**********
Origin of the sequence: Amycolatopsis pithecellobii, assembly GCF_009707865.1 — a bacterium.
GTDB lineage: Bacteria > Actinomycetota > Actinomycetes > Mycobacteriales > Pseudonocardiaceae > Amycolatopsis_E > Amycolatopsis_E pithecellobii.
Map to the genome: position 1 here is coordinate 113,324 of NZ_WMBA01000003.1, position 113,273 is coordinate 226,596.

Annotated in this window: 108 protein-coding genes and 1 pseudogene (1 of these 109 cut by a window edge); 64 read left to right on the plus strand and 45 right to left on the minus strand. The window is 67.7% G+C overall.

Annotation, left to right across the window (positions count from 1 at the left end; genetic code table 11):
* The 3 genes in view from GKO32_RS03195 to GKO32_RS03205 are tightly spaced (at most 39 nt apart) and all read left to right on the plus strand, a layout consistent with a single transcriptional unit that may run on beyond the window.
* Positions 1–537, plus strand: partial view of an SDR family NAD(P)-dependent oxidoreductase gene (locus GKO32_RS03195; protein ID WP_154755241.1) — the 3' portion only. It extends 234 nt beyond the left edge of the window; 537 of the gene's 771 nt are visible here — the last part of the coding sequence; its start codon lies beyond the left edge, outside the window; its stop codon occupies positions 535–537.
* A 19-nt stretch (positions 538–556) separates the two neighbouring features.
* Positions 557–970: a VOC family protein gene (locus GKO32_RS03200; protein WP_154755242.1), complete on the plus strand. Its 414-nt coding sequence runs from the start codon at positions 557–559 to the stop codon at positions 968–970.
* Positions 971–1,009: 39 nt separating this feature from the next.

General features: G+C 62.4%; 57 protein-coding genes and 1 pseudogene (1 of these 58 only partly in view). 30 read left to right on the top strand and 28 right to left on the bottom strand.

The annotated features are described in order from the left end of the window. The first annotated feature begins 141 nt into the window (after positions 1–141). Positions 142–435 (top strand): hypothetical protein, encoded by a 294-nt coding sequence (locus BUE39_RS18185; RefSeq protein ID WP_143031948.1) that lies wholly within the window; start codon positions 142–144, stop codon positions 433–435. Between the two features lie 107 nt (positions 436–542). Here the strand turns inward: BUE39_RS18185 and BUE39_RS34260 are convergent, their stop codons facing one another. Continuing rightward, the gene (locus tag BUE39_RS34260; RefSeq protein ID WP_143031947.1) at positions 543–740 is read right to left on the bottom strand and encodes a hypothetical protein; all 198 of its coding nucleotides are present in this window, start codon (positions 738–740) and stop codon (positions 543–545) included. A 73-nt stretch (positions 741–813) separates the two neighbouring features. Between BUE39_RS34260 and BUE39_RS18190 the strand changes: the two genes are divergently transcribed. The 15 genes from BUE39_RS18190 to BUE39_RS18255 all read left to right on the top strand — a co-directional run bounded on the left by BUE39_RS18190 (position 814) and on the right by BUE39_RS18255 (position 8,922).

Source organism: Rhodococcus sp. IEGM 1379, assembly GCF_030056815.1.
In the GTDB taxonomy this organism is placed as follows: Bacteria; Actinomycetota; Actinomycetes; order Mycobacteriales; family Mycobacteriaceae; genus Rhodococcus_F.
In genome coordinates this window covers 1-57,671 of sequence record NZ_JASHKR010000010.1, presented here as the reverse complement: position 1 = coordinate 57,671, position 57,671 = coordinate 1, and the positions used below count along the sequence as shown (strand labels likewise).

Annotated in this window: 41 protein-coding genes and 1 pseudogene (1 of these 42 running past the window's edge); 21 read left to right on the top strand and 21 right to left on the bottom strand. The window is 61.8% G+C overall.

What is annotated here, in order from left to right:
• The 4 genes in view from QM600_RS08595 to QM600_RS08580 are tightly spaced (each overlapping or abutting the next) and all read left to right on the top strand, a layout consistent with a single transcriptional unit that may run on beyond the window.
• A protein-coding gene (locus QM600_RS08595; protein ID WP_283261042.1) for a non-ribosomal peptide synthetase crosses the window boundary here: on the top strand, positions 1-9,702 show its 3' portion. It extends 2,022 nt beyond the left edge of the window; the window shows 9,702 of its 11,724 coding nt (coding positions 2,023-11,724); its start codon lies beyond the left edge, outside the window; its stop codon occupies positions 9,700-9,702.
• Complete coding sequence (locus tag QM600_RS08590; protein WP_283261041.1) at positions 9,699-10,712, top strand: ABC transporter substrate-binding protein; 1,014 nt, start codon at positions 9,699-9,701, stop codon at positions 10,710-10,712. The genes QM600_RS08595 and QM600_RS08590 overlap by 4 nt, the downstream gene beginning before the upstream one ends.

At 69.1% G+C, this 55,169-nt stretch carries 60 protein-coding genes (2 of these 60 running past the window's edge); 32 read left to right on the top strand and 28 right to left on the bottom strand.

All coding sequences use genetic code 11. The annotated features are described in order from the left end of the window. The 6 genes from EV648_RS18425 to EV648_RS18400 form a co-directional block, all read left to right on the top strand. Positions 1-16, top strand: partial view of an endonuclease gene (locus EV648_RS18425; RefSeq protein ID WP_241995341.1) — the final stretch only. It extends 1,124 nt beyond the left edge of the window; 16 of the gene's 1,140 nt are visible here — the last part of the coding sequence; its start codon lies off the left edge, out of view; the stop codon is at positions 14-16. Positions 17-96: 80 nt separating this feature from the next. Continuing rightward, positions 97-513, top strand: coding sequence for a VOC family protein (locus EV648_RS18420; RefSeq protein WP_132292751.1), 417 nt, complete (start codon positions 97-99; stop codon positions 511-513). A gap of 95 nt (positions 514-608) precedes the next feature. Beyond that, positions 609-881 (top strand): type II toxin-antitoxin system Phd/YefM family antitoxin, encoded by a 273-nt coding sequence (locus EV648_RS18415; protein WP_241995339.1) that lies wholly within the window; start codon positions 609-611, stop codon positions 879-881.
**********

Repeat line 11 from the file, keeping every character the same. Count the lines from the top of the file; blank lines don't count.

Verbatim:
General features: G+C 62.4%; 57 protein-coding genes and 1 pseudogene (1 of these 58 only partly in view). 30 read left to right on the top strand and 28 right to left on the bottom strand.